LAKE WYLIE, SC (WBTV) - Cautious boaters are finally returning to our local waterways after several days of rain.
Heavy rains that arrived last week have the potential to bring a series of problems. Not just high water and flooding, but also the potential for driftwood and tree stumps, and the risk of damaging outboard hardware attached to power boats if they get tangled in the wrong places.
Mike Stone noticed some of the pitfalls as he was bringing his boat in near Lake Wylie's Buster Boyd Bridge.
"Most of it you see. There is always that one log that's six inches under the water that no one knows is there you take a chance on hitting," he said. "But even today, we've had the last couple of nights. The lake is clear."
Saturated soil is another concern. The root structure of big trees are also in trouble following several days of downpours. It means the ground is so weak that it can't support trees that may be vulnerable.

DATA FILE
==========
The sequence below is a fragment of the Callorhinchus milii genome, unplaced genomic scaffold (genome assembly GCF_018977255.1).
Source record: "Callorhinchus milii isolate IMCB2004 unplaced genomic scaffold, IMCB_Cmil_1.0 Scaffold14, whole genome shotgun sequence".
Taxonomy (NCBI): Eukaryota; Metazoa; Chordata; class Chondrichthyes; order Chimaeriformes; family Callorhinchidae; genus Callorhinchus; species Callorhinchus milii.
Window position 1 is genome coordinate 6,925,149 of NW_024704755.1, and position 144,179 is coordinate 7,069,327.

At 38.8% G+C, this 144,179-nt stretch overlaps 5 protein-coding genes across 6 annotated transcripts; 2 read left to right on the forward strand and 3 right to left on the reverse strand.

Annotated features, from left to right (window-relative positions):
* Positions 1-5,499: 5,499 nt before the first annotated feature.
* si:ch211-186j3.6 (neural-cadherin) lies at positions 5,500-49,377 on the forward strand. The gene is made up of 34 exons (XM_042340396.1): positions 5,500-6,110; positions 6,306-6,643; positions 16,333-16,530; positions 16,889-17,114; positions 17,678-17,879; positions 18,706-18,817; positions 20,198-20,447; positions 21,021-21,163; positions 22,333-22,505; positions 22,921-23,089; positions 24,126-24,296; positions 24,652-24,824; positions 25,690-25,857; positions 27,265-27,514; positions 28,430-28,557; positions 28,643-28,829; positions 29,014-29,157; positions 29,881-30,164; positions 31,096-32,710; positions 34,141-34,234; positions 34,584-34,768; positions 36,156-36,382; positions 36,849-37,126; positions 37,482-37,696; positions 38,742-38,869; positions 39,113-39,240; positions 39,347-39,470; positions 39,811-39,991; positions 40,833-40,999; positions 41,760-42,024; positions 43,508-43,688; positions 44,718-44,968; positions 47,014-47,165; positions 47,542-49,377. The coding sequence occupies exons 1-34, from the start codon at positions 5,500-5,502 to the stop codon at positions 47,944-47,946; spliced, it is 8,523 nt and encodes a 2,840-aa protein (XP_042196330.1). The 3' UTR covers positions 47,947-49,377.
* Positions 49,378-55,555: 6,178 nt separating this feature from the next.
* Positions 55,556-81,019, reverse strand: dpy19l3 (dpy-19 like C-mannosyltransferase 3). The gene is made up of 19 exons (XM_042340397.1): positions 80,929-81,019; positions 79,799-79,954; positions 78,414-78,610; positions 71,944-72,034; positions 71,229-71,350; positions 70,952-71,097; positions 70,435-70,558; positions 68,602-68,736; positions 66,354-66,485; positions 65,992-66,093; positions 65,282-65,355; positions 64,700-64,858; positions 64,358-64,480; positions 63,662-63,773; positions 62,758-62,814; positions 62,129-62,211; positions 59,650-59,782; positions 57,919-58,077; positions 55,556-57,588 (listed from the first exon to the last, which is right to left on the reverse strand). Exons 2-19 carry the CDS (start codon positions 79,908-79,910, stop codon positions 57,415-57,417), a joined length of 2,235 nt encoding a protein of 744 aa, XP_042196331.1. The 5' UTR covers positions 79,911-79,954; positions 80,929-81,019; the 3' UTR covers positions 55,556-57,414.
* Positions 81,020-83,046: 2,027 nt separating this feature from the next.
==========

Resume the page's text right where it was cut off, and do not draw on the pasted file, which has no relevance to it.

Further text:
Experts say fighting back means having a good preventative maintenance plan in place for the trees on your property. Doing that could help you avoid serious troubles down the road.
"It can be very detrimental to trees around structures and that kind of thing," said Wes Foster with Schneider Tree Care. "Once that soil composition is compromised by water, we can all see we have a lot of uprooted trees when it rains. Just very unsafe."
Back on the lake, it's not just logs and stumps posing a threat.
You may remember several weeks ago on our local waterways there was a fish kill. Nothing like that is predicted, but the Catawba River Keeper is concerned about what the recent storms could bring. The main worry at this point is bacteria in the water, and Riverkeeper Sam Perkins is concerned that recent developments could lead to algae blooms.
From what we understand, the changing conditions would not and will not impact local drinking water supplies, but when it comes to recreational use of places such as our rivers and local lakes, common sense is advised before taking a refreshing plunge.
"For people who want to get in the water and go swimming, they may want to pay a little more attention," Perkins said, "especially if you have an open cut or wounds."